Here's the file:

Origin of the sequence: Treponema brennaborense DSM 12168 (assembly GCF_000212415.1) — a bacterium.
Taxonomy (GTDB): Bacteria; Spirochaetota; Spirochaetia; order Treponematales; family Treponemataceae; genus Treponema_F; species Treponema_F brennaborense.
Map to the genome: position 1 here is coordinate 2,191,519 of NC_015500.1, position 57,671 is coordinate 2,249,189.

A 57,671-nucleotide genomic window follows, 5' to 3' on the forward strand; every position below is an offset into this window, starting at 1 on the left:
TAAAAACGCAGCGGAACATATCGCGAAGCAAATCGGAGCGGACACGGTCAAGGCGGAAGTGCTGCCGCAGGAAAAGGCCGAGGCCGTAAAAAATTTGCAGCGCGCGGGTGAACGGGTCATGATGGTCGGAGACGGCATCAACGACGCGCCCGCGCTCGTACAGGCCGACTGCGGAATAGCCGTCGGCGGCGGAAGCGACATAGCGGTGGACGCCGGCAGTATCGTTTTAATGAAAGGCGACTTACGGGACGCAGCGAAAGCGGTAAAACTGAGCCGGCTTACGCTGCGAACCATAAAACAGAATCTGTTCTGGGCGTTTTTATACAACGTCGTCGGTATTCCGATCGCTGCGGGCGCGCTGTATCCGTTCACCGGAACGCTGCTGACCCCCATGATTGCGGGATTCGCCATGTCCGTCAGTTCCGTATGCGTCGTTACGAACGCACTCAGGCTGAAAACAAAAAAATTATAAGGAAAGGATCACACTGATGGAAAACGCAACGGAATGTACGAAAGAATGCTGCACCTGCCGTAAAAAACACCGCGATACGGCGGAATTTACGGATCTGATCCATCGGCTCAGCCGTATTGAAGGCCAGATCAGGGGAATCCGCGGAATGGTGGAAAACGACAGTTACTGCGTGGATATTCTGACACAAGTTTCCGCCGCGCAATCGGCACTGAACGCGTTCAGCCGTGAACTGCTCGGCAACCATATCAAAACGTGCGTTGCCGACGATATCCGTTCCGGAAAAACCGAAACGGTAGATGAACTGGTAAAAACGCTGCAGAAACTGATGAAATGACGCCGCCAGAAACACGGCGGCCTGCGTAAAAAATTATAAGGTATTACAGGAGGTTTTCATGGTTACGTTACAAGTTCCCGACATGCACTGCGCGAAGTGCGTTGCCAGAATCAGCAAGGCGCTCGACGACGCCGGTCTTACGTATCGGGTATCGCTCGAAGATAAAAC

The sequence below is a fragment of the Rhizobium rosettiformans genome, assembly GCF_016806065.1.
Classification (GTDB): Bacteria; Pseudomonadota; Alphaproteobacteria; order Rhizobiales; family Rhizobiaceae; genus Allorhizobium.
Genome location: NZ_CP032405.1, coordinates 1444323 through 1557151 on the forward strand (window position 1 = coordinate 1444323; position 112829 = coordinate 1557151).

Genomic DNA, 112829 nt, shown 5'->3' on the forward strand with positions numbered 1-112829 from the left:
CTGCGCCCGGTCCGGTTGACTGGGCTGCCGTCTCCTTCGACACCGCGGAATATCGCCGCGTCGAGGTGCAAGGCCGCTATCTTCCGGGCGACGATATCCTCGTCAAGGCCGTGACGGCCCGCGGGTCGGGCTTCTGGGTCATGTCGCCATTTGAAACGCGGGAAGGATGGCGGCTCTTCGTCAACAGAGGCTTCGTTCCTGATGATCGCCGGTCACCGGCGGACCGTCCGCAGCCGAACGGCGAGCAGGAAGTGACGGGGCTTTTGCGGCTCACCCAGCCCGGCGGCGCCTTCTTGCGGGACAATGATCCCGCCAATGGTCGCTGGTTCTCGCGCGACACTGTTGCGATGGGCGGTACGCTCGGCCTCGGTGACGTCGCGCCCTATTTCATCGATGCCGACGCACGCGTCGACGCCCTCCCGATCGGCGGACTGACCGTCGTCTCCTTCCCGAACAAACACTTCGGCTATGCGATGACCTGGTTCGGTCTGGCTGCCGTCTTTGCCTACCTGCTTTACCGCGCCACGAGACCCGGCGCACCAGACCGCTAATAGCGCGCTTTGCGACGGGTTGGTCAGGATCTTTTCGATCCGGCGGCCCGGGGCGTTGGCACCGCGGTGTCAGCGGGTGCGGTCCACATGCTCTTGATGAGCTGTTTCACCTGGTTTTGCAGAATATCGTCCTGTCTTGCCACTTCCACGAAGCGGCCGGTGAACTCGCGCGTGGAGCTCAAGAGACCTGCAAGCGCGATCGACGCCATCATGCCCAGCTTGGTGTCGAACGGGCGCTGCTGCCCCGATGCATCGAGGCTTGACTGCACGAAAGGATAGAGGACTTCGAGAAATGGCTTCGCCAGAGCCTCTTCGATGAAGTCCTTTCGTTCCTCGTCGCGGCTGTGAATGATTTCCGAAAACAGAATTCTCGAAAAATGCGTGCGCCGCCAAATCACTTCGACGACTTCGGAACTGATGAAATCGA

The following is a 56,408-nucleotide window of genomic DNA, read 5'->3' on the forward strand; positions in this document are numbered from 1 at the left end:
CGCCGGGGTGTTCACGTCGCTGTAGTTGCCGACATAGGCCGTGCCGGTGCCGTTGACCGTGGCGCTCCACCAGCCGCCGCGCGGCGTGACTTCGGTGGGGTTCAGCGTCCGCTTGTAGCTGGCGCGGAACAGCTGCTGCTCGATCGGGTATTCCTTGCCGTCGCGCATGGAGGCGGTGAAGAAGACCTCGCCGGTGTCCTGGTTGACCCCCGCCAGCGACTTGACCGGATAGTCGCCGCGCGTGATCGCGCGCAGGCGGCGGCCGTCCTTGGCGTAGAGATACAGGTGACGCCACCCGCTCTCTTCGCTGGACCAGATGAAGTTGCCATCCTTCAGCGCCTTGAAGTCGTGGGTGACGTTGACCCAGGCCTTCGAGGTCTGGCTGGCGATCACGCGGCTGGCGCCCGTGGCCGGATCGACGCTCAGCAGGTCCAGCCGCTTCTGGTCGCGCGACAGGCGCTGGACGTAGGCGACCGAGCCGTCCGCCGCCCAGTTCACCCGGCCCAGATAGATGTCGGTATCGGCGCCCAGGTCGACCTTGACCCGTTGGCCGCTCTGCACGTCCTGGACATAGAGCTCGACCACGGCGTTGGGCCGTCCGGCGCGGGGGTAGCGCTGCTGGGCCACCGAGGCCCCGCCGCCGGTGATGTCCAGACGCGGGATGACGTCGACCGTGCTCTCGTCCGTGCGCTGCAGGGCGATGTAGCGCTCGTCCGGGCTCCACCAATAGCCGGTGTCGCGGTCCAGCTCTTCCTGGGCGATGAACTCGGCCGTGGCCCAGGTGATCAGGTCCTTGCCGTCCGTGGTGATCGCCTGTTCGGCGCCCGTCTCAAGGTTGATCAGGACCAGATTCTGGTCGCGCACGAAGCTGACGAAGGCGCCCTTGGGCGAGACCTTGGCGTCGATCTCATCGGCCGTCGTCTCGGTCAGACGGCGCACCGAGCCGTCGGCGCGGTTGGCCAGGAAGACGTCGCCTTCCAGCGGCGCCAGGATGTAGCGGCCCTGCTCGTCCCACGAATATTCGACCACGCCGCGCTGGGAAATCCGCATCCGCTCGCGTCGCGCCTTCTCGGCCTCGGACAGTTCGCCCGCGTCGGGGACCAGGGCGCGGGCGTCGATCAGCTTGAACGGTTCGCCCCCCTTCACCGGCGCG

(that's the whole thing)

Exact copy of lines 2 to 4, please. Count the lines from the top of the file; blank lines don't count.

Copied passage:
Taxonomy (GTDB): Bacteria; Spirochaetota; Spirochaetia; order Treponematales; family Treponemataceae; genus Treponema_F; species Treponema_F brennaborense.
Map to the genome: position 1 here is coordinate 2,191,519 of NC_015500.1, position 57,671 is coordinate 2,249,189.

A 57,671-nucleotide genomic window follows, 5' to 3' on the forward strand; every position below is an offset into this window, starting at 1 on the left: